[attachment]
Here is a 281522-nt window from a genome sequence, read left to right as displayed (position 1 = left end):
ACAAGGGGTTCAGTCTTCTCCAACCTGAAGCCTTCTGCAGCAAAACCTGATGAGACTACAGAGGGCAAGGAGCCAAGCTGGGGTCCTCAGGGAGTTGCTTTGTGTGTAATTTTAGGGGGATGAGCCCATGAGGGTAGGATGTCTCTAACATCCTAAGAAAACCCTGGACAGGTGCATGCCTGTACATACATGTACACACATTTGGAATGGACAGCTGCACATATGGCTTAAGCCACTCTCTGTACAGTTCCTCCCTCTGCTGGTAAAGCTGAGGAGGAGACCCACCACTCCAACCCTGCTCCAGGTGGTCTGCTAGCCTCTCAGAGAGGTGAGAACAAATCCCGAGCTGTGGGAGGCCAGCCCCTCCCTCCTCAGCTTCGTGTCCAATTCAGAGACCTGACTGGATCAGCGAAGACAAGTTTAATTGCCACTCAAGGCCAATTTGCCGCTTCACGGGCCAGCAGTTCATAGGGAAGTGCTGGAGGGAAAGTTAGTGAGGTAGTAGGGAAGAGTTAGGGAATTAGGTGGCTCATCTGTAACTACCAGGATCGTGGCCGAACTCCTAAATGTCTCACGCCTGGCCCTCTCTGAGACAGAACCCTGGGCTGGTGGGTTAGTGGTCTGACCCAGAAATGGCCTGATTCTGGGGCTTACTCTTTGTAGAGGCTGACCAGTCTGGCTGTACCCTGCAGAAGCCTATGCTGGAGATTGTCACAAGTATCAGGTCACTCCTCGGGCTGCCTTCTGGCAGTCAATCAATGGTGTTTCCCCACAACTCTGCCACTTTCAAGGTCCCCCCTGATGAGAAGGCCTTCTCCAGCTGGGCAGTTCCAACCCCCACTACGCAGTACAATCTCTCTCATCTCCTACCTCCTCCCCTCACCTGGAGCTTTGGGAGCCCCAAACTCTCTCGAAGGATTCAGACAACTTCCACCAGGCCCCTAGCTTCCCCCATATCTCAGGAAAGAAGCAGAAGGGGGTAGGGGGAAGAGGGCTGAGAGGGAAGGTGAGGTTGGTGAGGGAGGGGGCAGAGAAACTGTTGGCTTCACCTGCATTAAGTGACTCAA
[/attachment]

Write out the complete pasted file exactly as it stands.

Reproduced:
Here is a 281522-nt window from a genome sequence, read left to right as displayed (position 1 = left end):
ACAAGGGGTTCAGTCTTCTCCAACCTGAAGCCTTCTGCAGCAAAACCTGATGAGACTACAGAGGGCAAGGAGCCAAGCTGGGGTCCTCAGGGAGTTGCTTTGTGTGTAATTTTAGGGGGATGAGCCCATGAGGGTAGGATGTCTCTAACATCCTAAGAAAACCCTGGACAGGTGCATGCCTGTACATACATGTACACACATTTGGAATGGACAGCTGCACATATGGCTTAAGCCACTCTCTGTACAGTTCCTCCCTCTGCTGGTAAAGCTGAGGAGGAGACCCACCACTCCAACCCTGCTCCAGGTGGTCTGCTAGCCTCTCAGAGAGGTGAGAACAAATCCCGAGCTGTGGGAGGCCAGCCCCTCCCTCCTCAGCTTCGTGTCCAATTCAGAGACCTGACTGGATCAGCGAAGACAAGTTTAATTGCCACTCAAGGCCAATTTGCCGCTTCACGGGCCAGCAGTTCATAGGGAAGTGCTGGAGGGAAAGTTAGTGAGGTAGTAGGGAAGAGTTAGGGAATTAGGTGGCTCATCTGTAACTACCAGGATCGTGGCCGAACTCCTAAATGTCTCACGCCTGGCCCTCTCTGAGACAGAACCCTGGGCTGGTGGGTTAGTGGTCTGACCCAGAAATGGCCTGATTCTGGGGCTTACTCTTTGTAGAGGCTGACCAGTCTGGCTGTACCCTGCAGAAGCCTATGCTGGAGATTGTCACAAGTATCAGGTCACTCCTCGGGCTGCCTTCTGGCAGTCAATCAATGGTGTTTCCCCACAACTCTGCCACTTTCAAGGTCCCCCCTGATGAGAAGGCCTTCTCCAGCTGGGCAGTTCCAACCCCCACTACGCAGTACAATCTCTCTCATCTCCTACCTCCTCCCCTCACCTGGAGCTTTGGGAGCCCCAAACTCTCTCGAAGGATTCAGACAACTTCCACCAGGCCCCTAGCTTCCCCCATATCTCAGGAAAGAAGCAGAAGGGGGTAGGGGGAAGAGGGCTGAGAGGGAAGGTGAGGTTGGTGAGGGAGGGGGCAGAGAAACTGTTGGCTTCACCTGCATTAAGTGACTCAA